MIAMI – Hungary’s Prime Minister Viktor Orban stated today that the purchase of Budapest Airport (BUD) might be completed “any minute now.”

According to state news agency MTI, the purchase would be part of Orban’s efforts to reclaim what the government considers to be national interests.

Budapest Ferenc Liszt International Airport, formerly known as Budapest Ferihegy International Airport and still referred to simply as Ferihegy, is the largest of Hungary’s four commercial airports and serves the Hungarian capital city of Budapest.

AviAlliance GmbH, originally Hochtief AirPort GmbH, is the company’s largest shareholder, with a 55.44% ownership owned by Canada’s Public Sector Pension Investment Board (PSP Investments). GIC Special Investments of Singapore and the Caisse de dépôt et placement du Québec (CDPQ) of Canada each own a bit more than 21%.

BUD Waiting area Sky Court. Photo: By Ato 01 – Own work, CC BY-SA 3.0,

“Owned by Hungarians”

The government announced interest in buying a controlling stake in Hungary’s primary international airport early this year, and earlier this month presented a revised offer to buy the airport from its foreign owners, according to Reuters.

Orban stated that the country’s largest international airport should be owned by Hungarians because “it’s only just,” and that the economy is strong enough for the government to repurchase it.

Orban previously stated that he wanted the airport to be in domestic hands, but the airport’s owners have shown no interest in selling it. Since coming to power in 2010, Orban’s government has worked to increase Hungarian ownership in key industries like energy, finance, and the media.

Despite prior indications that foreign shareholders wanted to preserve their interest, the amended offer earlier this month, which comes just before a national election scheduled for next spring, shows it may be even more difficult for them to do so.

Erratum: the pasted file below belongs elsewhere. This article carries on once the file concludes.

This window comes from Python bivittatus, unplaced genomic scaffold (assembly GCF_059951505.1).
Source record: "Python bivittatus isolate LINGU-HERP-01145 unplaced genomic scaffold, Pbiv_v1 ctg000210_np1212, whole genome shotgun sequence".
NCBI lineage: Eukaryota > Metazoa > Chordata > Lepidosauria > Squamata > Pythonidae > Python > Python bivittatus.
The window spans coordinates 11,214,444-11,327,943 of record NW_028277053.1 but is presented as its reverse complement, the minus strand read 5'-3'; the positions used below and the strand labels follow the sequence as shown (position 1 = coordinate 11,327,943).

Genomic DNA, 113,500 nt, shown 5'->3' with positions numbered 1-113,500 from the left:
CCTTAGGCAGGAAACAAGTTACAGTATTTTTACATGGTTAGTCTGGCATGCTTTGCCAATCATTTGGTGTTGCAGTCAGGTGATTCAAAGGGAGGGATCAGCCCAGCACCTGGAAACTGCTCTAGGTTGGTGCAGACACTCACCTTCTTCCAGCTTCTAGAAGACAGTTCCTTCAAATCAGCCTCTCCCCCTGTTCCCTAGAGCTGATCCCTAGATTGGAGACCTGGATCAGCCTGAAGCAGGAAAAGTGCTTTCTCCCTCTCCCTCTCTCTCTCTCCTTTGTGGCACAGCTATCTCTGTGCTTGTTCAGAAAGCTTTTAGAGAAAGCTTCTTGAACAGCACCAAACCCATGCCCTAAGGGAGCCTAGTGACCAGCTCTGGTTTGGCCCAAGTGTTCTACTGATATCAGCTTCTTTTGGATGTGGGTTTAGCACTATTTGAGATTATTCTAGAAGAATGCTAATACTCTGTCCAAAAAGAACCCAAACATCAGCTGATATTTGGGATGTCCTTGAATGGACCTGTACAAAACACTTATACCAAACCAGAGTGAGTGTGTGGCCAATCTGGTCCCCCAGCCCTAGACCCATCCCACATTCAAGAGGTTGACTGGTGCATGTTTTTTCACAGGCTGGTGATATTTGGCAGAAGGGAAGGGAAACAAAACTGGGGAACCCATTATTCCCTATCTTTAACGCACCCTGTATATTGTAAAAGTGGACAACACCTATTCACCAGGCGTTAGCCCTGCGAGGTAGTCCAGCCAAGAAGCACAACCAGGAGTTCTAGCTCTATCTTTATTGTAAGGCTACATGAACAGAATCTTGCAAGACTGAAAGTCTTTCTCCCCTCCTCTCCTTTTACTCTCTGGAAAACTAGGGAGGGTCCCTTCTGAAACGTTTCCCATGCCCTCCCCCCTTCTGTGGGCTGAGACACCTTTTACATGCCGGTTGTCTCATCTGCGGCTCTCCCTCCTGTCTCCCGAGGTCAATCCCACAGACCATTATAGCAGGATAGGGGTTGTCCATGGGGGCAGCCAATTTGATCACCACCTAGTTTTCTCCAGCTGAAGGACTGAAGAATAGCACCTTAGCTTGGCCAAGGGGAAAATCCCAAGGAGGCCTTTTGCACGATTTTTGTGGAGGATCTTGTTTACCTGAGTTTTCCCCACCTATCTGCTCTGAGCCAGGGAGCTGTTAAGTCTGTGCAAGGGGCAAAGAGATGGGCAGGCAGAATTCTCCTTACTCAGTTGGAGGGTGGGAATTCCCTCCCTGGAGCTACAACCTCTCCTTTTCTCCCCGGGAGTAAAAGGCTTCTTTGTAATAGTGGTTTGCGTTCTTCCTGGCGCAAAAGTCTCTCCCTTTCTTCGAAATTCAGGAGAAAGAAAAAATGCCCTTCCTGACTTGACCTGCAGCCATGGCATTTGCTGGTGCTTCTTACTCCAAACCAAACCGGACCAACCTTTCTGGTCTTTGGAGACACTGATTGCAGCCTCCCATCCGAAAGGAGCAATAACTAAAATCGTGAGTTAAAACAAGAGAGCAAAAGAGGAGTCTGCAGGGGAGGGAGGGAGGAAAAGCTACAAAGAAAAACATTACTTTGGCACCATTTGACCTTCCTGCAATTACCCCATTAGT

Budapest Airport in 1961. Photo: By FOTO:FORTEPAN / Magyar Hírek folyóirat, CC BY-SA 3.0,

Early History of the Airport

The plan for a new airport in Budapest was conceived in 1938. The new airport will be located at the intersection of three settlements (Pestszentlrinc, Rákoshegy, and Vecsés). The airport was built with civil-military-sporting purposes in mind.

In the north-western sector, civil facilities were to be developed, while in the south-western section, military facilities were to be built. A public tender was called for the design and construction of the traffic building, just as it was for each other.

The designs of Károly Dávid Jr. (1903–1973) were chosen in December 1939, following the presentation of the results of the tender held in September of that year. From the top-side view, the designer, who was one of the forefathers of modern Hungarian architectural art, envisioned a structure that resembled an aircraft.

The project began in 1942. A 16-kilometer (10-mile) high-speed road was built between 1940 and 1943 to connect the city to the airport, and it is still in use today following renovations.

Military structures began to be built in parallel with civil structures in 1940 but were completed faster due to the war situation. In 1943, the airport became a hub for aviation. Civil construction stalled during the war and eventually came to a halt in early 1944.

Many of the airport structures were damaged near the conclusion of World War II. Budapest and its airport were occupied by the Soviets before the end of 1944.

Sky Court, the connection building between Terminals 2A and 2B which now houses the main departures waiting hall and shopping area. Photo: By Ato 01 – Own work, CC BY-SA 3.0,

Privatization in the New Millenia

The sale of BAA’s BUD shares, a 75% stake purchased in December 2005, to the HOCHTIEF AirPort Consortium was formally finalized and completed on June 6, 2007, by BAA and a consortium-led by HOCHTIEF AirPort (HTA).

At the time, the HOCHTIEF AirPort Consortium was owned by three financial investors: Caisse de dépôt et placement du Québec, Montreal (23.167 percent), GIC Special Investments, Singapore (23.167 percent), and KfW IPEX-Bank, Frankfurt (49.666 percent) (4.0 percent ).

On 16 March 2011, the name of Budapest Ferihegy International Airport was changed to Budapest Ferenc Liszt International Airport.

Before the pandemic, BUD was a fast-growing, medium-sized airport that profited from a surge in low-cost tourism.

Featured image: Budapest airport from the air. Photo: By SBL1980 – Own workOriginal text: selbst fotografiert, CC BY-SA 3.0 de,